It sometimes seems as if we get hit with yet another of those “Social Security is going broke” scares at least once a year. Is that what is really happening? If it is, what can you and I do about it?
Is Social Security Really “Going Broke?
There is absolutely no question that there are serious flaws in the Social Security funding mechanism – or should I say Social Security assumptions? From an actuarial standpoint Social Security has been a developing fiscal train wreck for decades.
The retirement age was set at 65 way back in 1935, when the average person lived to be…about 65. Today, almost 80 years later, the average person is now living to be about 80. That means the average person can expect to collect Social Security benefits for about 15 years. To make matters worse back in the early 1970s, the government created an early retirement provision that allowed people to begin collecting reduced benefits at age 62. That just advanced the train wreck.
There have been a steady series of increases in the Social Security payroll tax since the Carter administration days. Then under the Reagan Administration, a trust fund was established that would direct at least some of the payroll tax into the fund as a reserve against swelling expenditures expected as the Baby-Boom generation would begin entering retirement.
None of the efforts have completely kept up with expenditures, and projections are now showing that the Social Security trust fund will be exhausted sometime in the 2030s. That means 20 years into the future, which will affect the retirement plans of the generations coming up just behind the Baby Boomers.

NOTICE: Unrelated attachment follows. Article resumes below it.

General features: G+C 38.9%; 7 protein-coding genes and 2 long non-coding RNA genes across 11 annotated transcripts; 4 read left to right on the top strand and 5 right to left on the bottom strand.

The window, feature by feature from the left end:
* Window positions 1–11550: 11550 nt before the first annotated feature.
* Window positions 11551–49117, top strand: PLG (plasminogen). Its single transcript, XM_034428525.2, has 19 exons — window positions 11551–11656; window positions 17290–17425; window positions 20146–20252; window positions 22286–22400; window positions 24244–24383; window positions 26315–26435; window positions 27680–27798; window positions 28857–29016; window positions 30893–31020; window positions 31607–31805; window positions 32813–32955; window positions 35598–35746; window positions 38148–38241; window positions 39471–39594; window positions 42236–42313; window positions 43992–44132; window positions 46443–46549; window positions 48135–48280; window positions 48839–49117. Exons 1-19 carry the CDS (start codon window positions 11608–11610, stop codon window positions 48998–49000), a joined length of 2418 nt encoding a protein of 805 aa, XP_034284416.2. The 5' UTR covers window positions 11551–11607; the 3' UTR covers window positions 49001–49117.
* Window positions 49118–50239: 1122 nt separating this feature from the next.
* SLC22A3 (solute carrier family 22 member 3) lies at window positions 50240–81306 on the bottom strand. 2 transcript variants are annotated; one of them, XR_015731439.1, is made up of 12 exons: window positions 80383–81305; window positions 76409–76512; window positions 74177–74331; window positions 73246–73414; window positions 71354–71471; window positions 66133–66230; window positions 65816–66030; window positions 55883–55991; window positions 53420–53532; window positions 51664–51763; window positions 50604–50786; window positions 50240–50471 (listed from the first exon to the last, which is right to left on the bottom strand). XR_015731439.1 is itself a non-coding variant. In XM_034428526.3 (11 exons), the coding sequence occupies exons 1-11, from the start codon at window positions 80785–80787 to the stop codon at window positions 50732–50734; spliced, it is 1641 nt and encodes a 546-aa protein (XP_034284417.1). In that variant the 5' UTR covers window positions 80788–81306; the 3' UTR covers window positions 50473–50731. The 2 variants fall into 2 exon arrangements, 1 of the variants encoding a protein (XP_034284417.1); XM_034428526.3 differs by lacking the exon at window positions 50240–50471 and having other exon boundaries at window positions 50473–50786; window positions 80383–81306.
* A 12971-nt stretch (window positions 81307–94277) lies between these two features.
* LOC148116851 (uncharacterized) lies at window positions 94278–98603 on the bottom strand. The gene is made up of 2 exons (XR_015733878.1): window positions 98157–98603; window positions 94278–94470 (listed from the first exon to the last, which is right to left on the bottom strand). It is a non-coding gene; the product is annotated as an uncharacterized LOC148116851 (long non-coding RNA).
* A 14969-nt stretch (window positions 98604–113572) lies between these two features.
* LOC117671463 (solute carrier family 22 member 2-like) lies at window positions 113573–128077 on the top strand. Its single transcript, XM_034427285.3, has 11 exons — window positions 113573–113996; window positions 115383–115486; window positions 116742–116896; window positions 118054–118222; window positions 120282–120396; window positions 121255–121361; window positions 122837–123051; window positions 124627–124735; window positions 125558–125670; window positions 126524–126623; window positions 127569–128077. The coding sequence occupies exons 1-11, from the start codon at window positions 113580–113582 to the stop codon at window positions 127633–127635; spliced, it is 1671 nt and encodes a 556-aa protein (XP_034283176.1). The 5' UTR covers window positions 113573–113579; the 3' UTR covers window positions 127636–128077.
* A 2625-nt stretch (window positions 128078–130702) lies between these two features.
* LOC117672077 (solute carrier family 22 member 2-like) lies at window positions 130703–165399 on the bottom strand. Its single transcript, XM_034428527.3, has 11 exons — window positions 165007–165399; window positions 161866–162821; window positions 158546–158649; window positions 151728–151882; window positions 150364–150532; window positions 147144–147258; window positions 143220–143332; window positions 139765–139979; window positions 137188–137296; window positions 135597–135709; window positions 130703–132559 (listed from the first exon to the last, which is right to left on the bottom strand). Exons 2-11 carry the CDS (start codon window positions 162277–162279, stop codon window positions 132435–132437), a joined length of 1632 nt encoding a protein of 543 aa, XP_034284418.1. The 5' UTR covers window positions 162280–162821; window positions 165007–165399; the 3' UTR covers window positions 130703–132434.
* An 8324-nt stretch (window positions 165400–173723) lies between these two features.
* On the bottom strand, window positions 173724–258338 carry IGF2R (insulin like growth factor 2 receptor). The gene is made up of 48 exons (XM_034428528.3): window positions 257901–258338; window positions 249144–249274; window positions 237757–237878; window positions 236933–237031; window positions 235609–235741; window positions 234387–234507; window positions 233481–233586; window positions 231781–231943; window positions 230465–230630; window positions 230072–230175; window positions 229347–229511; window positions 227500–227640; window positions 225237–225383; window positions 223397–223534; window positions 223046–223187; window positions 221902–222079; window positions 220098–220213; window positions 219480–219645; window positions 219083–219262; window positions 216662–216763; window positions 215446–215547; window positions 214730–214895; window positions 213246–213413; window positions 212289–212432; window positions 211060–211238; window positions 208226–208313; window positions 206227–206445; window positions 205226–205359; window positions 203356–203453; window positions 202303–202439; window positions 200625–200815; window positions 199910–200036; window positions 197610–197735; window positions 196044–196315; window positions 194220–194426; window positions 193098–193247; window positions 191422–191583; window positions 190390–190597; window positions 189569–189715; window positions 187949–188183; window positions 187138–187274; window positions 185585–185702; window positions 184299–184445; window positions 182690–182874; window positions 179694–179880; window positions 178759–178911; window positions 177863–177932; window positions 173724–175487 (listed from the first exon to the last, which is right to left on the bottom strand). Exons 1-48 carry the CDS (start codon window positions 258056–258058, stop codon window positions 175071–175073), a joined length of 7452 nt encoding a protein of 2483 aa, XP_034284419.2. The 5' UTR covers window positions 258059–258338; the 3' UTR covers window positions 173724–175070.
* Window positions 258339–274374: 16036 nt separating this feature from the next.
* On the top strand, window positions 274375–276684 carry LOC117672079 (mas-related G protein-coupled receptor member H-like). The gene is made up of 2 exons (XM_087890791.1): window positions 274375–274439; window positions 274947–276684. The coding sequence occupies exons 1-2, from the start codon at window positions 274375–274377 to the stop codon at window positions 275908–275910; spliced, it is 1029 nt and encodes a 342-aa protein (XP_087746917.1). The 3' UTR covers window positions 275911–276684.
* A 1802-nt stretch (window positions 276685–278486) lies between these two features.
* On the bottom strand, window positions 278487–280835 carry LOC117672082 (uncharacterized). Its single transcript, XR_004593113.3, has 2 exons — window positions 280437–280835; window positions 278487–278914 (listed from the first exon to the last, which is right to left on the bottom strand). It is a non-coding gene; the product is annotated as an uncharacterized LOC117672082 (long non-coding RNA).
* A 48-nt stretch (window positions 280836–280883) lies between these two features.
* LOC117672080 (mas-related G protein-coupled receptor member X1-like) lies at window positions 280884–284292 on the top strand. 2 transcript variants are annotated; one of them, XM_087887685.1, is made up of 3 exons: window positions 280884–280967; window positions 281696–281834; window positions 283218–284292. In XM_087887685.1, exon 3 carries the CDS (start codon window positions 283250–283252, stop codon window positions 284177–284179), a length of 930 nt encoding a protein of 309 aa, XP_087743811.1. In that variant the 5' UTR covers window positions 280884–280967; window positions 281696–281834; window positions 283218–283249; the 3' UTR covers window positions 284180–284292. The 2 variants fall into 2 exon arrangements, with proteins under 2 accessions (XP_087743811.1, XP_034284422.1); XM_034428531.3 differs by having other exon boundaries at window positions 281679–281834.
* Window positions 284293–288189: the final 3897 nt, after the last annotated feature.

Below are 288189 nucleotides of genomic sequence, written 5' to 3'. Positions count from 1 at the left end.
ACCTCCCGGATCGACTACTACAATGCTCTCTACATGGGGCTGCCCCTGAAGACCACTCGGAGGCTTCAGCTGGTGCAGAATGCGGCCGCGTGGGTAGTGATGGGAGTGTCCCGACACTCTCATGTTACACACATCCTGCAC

Other projections have the Medicare trust fund being exhausted as early as 2016. That would be a bigger problem than Social Security going broke, but that’s an entirely different topic that we will not examine here.
Why That Isn’t Likely To Happen
I don’t and never have entirely bought into the idea of Social Security going broke, or that it even can. I’m not being naïve about this; technically speaking, a government program never really goes broke. There are reasons for this…
The Federal government’s budget is different than yours or mine. Businesses have formal balance sheets and individuals have informal ones. It’s a tally of assets minus liabilities equals capital, or net worth. The government – especially the federal government – doesn’t operate that way. It isn’t restrained by budget shortfalls in the same way that you or I or a business could be.
Government borrowing. The government can always borrow money to make Social Security payments. And as we’ve seen in the past few decades, this neatly fit’s the governments M.O. (modus operandi).
Money printing. If the government cannot borrow enough money to meet its bills, it can always print more. It will do this with Social Security failing all else. Governments have done this for thousands of years.
Recent evidence proved that the Roman Empire, under Nero, debased their silver coins by putting iron plugs in them. Coins that were trading based on their silver content, were in fact just 80% silver and 20% iron. This enabled the government to issue more silver coins than they had silver to mint. And so it has been ever since with governments all over the world. And the citizen reaction? They mostly don’t care as long as they get paid.